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A day at the Great British Beer Festival: updated

In Uncategorized on August 9, 2017 by kmflett

A day at the Great British Beer Festival

On Tuesday, the opening day of the Great British Beer Festival 2017 at Olympia, I took the day off work (which amazingly almost worked until mid-afternoon) and headed down with my partner Megan.

We were there for the trade session from a bit before 1pm and left around 9pm I think. Some will wonder how I can remember anything having been drinking beer for 8 hours but of course that’s now how it works. Beer was sipped in third of a pint measures and plenty of beer related foods from crisps and pickled eggs to cheese and pork pies were consumed along the way.

There are always at least in recent times, issues and grumblings about the GBBF. I will manage a few myself down below. It’s worth saying then that it remains an impressive event, organising largely by volunteers and running smoothly. There are adequate toilets, lots of seating and certainly on Tuesday no problem in getting served at the bar.

In my day (let’s say Covent Garden 1975 to start) the GBBF was about promoting cask beer which was often hard to get hold of and faced the keg tide from Watneys, Trumans, Twitbread et al. Times have changed and they’ve changed in large measure due to the campaigning work of CAMRA.

That of course doesn’t mean that things will automatically go well now or in the future.

It remains the case that thanks to the way beers are selected for the GBBF it’s hard to suggest that what’s on offer really is the ‘best’ of UK beer. A festival that has no Beavertown, Buxton, Cloudwater, just to start at the front end of the Alpha range can hardly claim that.

Of course two of those three breweries don’t currently make cask ale and the GBBF is predominantly but not entirely a cask festival.

The cask I tried was in excellent condition and that included the CBOB Church End Goat’s Milk which was a light slightly sweet lower strength pale ale about as far away as you can get from the kind of beers enjoyed in the beard and beer bars of NE London that I frequent.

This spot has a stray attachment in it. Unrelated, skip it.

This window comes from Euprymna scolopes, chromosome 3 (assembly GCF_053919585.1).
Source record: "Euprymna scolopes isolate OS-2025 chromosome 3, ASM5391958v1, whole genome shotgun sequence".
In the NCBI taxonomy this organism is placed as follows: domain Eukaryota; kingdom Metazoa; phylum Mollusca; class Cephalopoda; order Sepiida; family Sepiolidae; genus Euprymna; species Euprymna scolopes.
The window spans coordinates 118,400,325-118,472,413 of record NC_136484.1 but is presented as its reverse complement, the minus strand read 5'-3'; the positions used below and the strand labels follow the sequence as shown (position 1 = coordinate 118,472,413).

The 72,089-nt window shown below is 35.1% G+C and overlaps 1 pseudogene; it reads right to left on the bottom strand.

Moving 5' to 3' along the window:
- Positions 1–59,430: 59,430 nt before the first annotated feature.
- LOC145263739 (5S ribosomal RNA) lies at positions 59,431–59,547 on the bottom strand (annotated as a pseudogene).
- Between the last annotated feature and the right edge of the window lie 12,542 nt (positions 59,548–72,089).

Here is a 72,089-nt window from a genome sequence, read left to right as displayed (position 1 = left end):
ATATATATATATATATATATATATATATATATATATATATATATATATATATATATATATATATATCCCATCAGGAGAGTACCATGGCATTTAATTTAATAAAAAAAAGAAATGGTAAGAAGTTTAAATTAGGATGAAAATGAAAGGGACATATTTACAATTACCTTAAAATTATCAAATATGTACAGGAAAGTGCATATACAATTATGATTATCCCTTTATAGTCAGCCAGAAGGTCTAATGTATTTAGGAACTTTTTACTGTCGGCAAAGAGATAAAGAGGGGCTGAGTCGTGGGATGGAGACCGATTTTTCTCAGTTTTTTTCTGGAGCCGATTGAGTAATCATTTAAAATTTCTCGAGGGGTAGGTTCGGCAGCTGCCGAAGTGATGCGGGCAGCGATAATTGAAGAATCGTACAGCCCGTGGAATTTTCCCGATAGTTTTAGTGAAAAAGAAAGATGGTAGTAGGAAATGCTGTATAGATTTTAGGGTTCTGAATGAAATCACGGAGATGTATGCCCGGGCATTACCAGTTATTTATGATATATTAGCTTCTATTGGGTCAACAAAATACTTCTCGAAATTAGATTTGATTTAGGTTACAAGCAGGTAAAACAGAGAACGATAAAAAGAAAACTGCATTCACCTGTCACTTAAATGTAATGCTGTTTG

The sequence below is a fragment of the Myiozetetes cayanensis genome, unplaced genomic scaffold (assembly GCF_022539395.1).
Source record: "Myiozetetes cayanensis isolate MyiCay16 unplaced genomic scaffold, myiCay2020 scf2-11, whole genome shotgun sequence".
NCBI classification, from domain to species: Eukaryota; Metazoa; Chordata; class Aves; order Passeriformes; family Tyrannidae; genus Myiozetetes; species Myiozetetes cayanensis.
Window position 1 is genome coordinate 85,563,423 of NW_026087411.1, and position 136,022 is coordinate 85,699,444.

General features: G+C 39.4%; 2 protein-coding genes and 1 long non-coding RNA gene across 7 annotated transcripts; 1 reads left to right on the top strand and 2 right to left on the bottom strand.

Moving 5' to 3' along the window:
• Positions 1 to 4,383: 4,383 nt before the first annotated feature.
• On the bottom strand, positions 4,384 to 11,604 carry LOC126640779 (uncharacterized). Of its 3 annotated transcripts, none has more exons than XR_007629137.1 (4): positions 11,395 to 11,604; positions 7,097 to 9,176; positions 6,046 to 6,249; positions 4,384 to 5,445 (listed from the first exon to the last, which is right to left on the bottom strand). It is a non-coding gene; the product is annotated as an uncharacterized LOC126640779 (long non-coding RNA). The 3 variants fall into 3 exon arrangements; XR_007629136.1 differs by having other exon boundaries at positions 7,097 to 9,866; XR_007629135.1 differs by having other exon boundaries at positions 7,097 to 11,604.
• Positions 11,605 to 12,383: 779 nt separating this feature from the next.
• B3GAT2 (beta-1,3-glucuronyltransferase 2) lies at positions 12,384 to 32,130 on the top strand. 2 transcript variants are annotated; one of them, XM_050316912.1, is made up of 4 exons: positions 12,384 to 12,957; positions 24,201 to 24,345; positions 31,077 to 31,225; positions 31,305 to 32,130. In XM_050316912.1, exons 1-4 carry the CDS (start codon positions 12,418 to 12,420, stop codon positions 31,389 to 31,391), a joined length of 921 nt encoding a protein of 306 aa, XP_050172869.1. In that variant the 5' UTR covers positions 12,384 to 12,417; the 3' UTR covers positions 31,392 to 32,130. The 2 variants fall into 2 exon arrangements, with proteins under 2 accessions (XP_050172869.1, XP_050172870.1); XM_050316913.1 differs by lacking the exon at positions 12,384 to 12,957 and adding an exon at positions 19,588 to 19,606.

Over on the US bar, strategically as far from the entrance as you could get this year (and hence not so rammed I suspect) what is on offer is, if not the best, amongst the best of US beer. It’s in cask of course while it’d normally be seen in keg here. I’m not sure on that but I talked to the owner of a small chain of US cask focused bars who was very pleased to see the beers on cask.

And what news of keykeg? It was there. If you are interested social media has details. Many CAMRA festivals now have keykeg bars which are well frequented. Perhaps one day the GBBF will modernise enough to do this.

That is my overall point. It’s not 1975 anymore, the GBBF organisers clearly know that and are changing the festival to reflect how beer is consumed today and what beer is consumed. The problem is perhaps that the change is not fast enough and not extensive enough.

Around the GBBF now there is a whole series of beer events badged as London Beer City which offer lots of interest that you won’t find at Olympia. But perhaps you should be able to..

Update 19th August

Debate on social media about the GBBF this year has continued with interesting contributions from @johnwestjourno @totalcurtis @tandleman amongst others.

http://tandlemanbeerblog.blogspot.co.uk/2017/08/how-was-gbbf-for-you.html?showComment=1503120069765&m=1#c5247943152495624395

I add here a perspective which I found interesting because it was unsolicited. During the week I happened to bump into a colleague, a union official from another union. Union officials are hardly known for their love of temperance, in the main, but he did know that I was a ‘real ale’ drinker and mentioned he had attended the GBBF on the Friday. He noted that it was his first ever attendance and that he had found far too many beers on to sample more than a few and that in particular he was surprised by the diversity of attendance in terms of youth and gender. That is to say not grumpy old gits such as both of us are often characterised. Perhaps the point is that if the festival is about campaigning for decent beer to be appreciated more widely then, at least here, it had made an impact

 

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